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plaintiff the further sum of $15 which went toward the registration and insurance on the automobile, so that the total amount including weekly payments, the $50 wedding present and the $15 payment paid by the defendant to the plaintiff was the sum of $249. From June to November, 1938, the automobile was used jointly by the parties, each having a set of keys, the plaintiff using the car on Saturdays and Sundays and two weeks during his vacation and the defendant using the automobile at other times. The certificate of registration was kept in a container attached to the steering wheel and the plaintiff knew that the automobile was registered in the defendant's name. In November, 1938, the parties separated and the automobile was then in the possession of the defendant. Between that time and Christmas of 1938 the plaintiff asked for the car and took possession of it for a period of about three days after which he returned it to the defendant. The defendant asked for the plaintiff's keys and he refused to give them to her whereupon she threw her set of keys at him. However, the defendant retained possession of the automobile which has been in the New Bedford Storage Warehouse since January 1, 1939, and has not been registered in the current year."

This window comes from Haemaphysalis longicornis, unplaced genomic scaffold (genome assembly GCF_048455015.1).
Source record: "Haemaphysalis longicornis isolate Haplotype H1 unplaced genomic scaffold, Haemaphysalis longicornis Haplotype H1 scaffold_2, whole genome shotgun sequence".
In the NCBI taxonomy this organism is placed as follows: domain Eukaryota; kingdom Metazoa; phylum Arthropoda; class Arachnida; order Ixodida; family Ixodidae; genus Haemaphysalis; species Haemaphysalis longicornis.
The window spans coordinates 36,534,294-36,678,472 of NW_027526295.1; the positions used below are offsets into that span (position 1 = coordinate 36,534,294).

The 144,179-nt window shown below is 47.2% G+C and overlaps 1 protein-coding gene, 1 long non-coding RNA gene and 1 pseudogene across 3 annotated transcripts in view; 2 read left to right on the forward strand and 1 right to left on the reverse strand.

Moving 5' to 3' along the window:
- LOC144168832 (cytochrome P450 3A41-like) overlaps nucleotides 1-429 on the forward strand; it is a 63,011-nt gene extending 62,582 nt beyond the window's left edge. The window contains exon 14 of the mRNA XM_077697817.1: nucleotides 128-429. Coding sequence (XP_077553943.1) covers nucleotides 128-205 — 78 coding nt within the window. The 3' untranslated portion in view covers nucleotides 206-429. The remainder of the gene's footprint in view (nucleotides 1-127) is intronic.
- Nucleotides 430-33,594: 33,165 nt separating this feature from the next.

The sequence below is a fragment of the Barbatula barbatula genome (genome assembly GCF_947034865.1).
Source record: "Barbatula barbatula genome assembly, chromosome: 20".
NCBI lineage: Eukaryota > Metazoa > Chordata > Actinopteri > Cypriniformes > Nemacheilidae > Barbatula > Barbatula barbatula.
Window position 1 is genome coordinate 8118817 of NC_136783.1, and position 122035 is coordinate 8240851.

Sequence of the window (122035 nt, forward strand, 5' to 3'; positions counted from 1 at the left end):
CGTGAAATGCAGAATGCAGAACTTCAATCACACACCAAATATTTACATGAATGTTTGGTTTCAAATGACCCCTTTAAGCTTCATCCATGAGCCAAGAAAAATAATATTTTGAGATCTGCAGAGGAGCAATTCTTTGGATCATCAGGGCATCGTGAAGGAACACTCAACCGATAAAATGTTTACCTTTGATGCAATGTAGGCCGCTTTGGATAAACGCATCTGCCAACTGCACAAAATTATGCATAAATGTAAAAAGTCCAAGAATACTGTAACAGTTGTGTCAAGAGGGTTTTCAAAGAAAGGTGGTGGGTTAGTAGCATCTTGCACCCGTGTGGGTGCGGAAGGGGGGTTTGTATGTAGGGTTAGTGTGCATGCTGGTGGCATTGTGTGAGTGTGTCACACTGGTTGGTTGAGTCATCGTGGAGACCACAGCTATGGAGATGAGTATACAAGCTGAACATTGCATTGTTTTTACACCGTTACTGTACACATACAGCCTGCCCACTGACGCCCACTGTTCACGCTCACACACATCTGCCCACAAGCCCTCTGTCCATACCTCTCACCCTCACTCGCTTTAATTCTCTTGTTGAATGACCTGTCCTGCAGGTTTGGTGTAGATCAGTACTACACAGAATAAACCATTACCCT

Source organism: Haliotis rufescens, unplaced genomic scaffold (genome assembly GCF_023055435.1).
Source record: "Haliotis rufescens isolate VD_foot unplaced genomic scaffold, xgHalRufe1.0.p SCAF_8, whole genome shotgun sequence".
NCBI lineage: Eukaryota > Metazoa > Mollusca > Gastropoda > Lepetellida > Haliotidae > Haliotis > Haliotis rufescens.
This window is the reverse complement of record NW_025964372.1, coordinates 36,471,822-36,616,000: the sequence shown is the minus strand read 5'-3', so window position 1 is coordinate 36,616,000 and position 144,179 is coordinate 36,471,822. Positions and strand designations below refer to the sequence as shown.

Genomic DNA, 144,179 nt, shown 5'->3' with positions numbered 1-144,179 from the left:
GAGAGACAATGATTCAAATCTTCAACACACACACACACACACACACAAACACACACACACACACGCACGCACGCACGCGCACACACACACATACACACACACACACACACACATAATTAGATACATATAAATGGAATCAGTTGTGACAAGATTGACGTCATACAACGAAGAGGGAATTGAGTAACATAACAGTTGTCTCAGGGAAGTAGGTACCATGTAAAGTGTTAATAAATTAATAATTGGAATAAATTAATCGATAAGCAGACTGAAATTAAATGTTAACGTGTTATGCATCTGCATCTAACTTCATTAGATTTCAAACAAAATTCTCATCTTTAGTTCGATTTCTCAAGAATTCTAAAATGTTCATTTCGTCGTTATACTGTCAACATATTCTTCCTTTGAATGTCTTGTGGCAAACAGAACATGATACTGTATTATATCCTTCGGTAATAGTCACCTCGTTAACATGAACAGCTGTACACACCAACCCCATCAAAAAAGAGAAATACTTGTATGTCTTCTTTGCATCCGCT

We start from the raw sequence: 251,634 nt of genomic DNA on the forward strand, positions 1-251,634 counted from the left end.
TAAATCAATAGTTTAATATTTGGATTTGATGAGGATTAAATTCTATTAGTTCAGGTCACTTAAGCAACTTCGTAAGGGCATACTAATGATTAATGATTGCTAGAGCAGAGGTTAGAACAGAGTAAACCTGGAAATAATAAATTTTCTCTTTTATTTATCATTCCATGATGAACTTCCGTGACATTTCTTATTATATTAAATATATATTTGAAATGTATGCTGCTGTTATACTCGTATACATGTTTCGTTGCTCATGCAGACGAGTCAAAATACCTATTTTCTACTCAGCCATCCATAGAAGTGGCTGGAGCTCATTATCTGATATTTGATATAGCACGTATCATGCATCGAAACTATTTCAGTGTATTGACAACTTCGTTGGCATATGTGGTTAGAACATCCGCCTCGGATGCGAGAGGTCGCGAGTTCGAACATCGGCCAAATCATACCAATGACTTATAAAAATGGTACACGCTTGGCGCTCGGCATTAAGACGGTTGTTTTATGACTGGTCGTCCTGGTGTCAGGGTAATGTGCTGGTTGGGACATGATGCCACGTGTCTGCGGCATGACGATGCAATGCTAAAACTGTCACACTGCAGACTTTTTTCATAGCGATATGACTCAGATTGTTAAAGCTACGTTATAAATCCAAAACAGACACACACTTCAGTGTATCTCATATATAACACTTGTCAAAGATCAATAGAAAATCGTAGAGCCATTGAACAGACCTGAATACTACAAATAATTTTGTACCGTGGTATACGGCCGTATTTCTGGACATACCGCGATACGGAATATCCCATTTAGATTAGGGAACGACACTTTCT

The master further found that it was the intention of the parties that the defendant should continue to pay the sum of $8 a week to the plaintiff, during such time as she worked, and that these payments were to be used by him toward the repayment of the loan of $400 secured by him, and that there was no actual gift of the automobile by the plaintiff to the defendant.

An interlocutory decree was entered overruling the defendant's exceptions to, and confirming, the report of the master. A final decree was entered ordering the defendant to surrender the automobile to the plaintiff. The defendant appealed from these decrees.

The findings of the master are not stated to have been inferences only from subsidiary findings; they apparently rest upon all of the evidence before him, none of which is reported. Since the findings of fact are not inconsistent with each other they must be accepted as true.